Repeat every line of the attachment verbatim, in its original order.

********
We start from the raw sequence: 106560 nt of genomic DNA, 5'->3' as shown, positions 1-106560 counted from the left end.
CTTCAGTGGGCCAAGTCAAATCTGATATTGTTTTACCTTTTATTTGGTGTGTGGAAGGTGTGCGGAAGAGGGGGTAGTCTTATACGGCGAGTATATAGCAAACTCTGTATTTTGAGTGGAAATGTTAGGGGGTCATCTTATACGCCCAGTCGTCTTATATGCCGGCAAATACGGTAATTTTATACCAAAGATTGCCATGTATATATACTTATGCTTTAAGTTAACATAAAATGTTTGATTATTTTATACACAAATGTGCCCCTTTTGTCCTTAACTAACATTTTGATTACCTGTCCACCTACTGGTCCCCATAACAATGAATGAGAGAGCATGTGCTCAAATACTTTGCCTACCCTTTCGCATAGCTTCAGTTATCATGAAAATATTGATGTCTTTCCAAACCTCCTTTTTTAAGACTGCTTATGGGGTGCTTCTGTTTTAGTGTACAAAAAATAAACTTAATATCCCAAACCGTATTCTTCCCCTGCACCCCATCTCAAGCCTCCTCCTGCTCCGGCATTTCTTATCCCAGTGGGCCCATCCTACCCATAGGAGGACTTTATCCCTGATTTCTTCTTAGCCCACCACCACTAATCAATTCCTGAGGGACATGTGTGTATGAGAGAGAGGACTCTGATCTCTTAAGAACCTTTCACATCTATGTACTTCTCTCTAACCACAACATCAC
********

We start from the raw sequence: 106560 nt of genomic DNA, 5'->3' as shown, positions 1-106560 counted from the left end.
CTTCAGTGGGCCAAGTCAAATCTGATATTGTTTTACCTTTTATTTGGTGTGTGGAAGGTGTGCGGAAGAGGGGGTAGTCTTATACGGCGAGTATATAGCAAACTCTGTATTTTGAGTGGAAATGTTAGGGGGTCATCTTATACGCCCAGTCGTCTTATATGCCGGCAAATACGGTAATTTTATACCAAAGATTGCCATGTATATATACTTATGCTTTAAGTTAACATAAAATGTTTGATTATTTTATACACAAATGTGCCCCTTTTGTCCTTAACTAACATTTTGATTACCTGTCCACCTACTGGTCCCCATAACAATGAATGAGAGAGCATGTGCTCAAATACTTTGCCTACCCTTTCGCATAGCTTCAGTTATCATGAAAATATTGATGTCTTTCCAAACCTCCTTTTTTAAGACTGCTTATGGGGTGCTTCTGTTTTAGTGTACAAAAAATAAACTTAATATCCCAAACCGTATTCTTCCCCTGCACCCCATCTCAAGCCTCCTCCTGCTCCGGCATTTCTTATCCCAGTGGGCCCATCCTACCCATAGGAGGACTTTATCCCTGATTTCTTCTTAGCCCACCACCACTAATCAATTCCTGAGGGACATGTGTGTATGAGAGAGAGGACTCTGATCTCTTAAGAACCTTTCACATCTATGTACTTCTCTCTAACCACAACATCAC